As Tata continue to court buyers for their Port Talbot steel operations, much has been made of the necessity for some kind of governmental support for a deal to go through successfully. Previously, Sajid Javid said that a partial investment would be something that the government could be amendable to, but there remained a distinct reluctance to officially support anything.
Now, in a shock move, the government have announced that they are willing to take a 25% stake in any rescue of Tata Steel’s UK operations. The business department said that it was preparing to make a support package “worth hundreds of millions of pounds” available to potential buyers in order to secure the safety of not just Britain’s steel industry, but also the tens of thousands of jobs that are at risk both in the business and supply chain.
The Business Secretary, Mr Javid, said that the money would be offered on commercial terms, but that the Government would have no hand in the actual control over the business. In addition to taking over a minority stake in the operation, the UK and Welsh government said they would also be willing to consider additional grand funding support. That could mean money to support the development of power plant infrastructure, energy efficiency and environmental protection measure, R&D or training.
There are at least two parties currently interested purchasing Tata’s Welsh operations. The first option is a management buyout backed by the chief of Tata’s Port Talbot factory, who put forward a rescue plan to Tata before the company up for sale, which was swiftly rejected. The second option comes in the form of the steel company Liberty House, owned by Sanjeev Hupta, who declared an interest in purchasing part of the business.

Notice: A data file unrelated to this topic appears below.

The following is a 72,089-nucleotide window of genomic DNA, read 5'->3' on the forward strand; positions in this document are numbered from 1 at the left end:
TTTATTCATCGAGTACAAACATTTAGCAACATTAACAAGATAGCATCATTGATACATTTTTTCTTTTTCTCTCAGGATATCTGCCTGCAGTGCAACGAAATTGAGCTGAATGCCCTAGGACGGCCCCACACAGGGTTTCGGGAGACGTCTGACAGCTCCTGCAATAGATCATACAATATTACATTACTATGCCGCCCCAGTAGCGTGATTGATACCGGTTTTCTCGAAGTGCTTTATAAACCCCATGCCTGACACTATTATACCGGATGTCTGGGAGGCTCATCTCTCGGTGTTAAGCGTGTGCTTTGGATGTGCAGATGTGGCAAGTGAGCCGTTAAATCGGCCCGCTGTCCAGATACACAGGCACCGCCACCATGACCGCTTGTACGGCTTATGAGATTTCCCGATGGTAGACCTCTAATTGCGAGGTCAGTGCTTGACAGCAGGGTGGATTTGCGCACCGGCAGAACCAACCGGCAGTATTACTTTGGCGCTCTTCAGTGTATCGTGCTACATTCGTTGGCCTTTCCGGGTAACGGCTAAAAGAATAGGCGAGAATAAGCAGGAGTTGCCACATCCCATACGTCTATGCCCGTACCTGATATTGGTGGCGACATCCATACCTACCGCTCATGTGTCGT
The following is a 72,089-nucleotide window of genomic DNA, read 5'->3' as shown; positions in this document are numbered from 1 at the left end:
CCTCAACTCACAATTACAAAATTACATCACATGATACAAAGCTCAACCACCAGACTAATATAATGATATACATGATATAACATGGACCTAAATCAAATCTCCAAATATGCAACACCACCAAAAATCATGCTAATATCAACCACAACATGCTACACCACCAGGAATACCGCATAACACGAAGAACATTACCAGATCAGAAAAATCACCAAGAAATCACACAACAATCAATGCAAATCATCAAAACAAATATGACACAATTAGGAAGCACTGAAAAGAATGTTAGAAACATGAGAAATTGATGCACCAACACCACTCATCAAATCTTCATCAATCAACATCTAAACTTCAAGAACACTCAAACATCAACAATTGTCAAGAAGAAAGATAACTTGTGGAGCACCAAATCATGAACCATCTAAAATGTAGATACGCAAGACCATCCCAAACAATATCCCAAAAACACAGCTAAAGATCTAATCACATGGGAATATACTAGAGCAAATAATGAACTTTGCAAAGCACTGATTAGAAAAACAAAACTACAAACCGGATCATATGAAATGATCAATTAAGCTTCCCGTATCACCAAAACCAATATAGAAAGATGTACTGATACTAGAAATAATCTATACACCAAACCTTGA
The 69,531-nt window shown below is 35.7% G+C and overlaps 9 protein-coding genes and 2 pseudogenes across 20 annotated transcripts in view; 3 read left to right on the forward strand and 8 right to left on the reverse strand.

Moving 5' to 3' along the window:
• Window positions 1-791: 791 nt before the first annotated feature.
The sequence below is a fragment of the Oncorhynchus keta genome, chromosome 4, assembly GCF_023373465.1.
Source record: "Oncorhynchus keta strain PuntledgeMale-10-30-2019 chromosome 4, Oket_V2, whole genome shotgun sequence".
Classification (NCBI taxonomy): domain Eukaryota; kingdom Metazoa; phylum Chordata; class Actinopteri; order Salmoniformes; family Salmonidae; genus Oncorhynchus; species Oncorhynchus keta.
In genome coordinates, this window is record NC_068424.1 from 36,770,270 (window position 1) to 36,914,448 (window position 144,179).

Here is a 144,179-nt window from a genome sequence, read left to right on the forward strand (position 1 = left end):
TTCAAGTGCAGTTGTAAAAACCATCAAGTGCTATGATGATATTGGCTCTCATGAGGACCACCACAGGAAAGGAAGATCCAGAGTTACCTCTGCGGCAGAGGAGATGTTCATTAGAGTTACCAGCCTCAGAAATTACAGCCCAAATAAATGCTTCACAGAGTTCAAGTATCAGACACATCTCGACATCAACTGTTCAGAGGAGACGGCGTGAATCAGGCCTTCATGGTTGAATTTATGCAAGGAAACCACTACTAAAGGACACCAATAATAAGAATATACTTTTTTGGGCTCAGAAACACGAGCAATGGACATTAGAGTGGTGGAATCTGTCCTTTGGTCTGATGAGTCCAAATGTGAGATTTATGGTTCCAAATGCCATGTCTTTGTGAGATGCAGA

The Prime Minister’s spokeswoman told a media briefing that the support was being offered “in order to keep the operation safe”. The went on to say "We would work alongside a potential buyer to make sure that the government is doing what it could to support a viable sale, if we were to take an extra stake it would be a minority one with the aim of supporting the purchaser in delivering a long-term future for the business, we are certainly not seeking to be controlling the company."
When quizzed if this was part-nationalisation, she suggested not, saying “I am not sure we would accept the concept of part-nationalisation. We will be investing on a commercial basis. We would not see this as nationalisation. We would not be seeking to acquire a control in the business. We don't think that nationalisation is the right answer.”
Meanwhile, UK Steel have welcomed this move as a positive first step, but suggest that further action has to be helped, in particular in regards to energy costs for steel producers and eco-targets. Former Business Secretary Sir Vince Cable has sad that the UK’s offer to help is a good one, but warned that there were still “a lot of hurdles to overcome”.
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